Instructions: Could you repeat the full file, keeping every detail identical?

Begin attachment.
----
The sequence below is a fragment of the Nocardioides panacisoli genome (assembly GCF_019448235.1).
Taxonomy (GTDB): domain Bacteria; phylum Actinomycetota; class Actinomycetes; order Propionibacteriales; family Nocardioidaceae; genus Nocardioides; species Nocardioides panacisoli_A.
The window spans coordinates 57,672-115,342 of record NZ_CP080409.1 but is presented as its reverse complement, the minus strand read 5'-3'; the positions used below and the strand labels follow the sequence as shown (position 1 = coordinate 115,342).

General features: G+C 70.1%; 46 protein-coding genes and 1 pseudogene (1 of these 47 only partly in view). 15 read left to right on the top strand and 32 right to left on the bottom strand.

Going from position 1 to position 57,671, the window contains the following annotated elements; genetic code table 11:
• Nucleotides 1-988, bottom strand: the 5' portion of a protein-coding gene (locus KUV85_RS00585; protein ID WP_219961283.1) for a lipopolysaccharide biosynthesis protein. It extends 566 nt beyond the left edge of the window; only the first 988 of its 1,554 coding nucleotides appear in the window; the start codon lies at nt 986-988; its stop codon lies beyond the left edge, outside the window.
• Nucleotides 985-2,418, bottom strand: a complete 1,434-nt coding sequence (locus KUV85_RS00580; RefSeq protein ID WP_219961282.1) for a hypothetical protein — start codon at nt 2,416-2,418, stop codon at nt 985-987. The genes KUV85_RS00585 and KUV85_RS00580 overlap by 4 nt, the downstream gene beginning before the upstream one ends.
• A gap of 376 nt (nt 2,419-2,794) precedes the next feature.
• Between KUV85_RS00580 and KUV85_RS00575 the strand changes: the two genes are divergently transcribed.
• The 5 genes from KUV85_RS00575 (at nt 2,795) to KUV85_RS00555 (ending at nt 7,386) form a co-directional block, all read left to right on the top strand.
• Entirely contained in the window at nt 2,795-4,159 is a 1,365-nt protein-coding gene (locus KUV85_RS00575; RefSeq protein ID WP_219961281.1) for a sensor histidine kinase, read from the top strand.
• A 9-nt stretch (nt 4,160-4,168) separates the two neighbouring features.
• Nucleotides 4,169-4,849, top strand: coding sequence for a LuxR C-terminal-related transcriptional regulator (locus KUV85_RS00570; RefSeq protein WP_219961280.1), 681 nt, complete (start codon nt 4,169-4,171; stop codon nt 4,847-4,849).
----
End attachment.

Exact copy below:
The sequence below is a fragment of the Nocardioides panacisoli genome (assembly GCF_019448235.1).
Taxonomy (GTDB): domain Bacteria; phylum Actinomycetota; class Actinomycetes; order Propionibacteriales; family Nocardioidaceae; genus Nocardioides; species Nocardioides panacisoli_A.
The window spans coordinates 57,672-115,342 of record NZ_CP080409.1 but is presented as its reverse complement, the minus strand read 5'-3'; the positions used below and the strand labels follow the sequence as shown (position 1 = coordinate 115,342).

General features: G+C 70.1%; 46 protein-coding genes and 1 pseudogene (1 of these 47 only partly in view). 15 read left to right on the top strand and 32 right to left on the bottom strand.

Going from position 1 to position 57,671, the window contains the following annotated elements; genetic code table 11:
• Nucleotides 1-988, bottom strand: the 5' portion of a protein-coding gene (locus KUV85_RS00585; protein ID WP_219961283.1) for a lipopolysaccharide biosynthesis protein. It extends 566 nt beyond the left edge of the window; only the first 988 of its 1,554 coding nucleotides appear in the window; the start codon lies at nt 986-988; its stop codon lies beyond the left edge, outside the window.
• Nucleotides 985-2,418, bottom strand: a complete 1,434-nt coding sequence (locus KUV85_RS00580; RefSeq protein ID WP_219961282.1) for a hypothetical protein — start codon at nt 2,416-2,418, stop codon at nt 985-987. The genes KUV85_RS00585 and KUV85_RS00580 overlap by 4 nt, the downstream gene beginning before the upstream one ends.
• A gap of 376 nt (nt 2,419-2,794) precedes the next feature.
• Between KUV85_RS00580 and KUV85_RS00575 the strand changes: the two genes are divergently transcribed.
• The 5 genes from KUV85_RS00575 (at nt 2,795) to KUV85_RS00555 (ending at nt 7,386) form a co-directional block, all read left to right on the top strand.
• Entirely contained in the window at nt 2,795-4,159 is a 1,365-nt protein-coding gene (locus KUV85_RS00575; RefSeq protein ID WP_219961281.1) for a sensor histidine kinase, read from the top strand.
• A 9-nt stretch (nt 4,160-4,168) separates the two neighbouring features.
• Nucleotides 4,169-4,849, top strand: coding sequence for a LuxR C-terminal-related transcriptional regulator (locus KUV85_RS00570; RefSeq protein WP_219961280.1), 681 nt, complete (start codon nt 4,169-4,171; stop codon nt 4,847-4,849).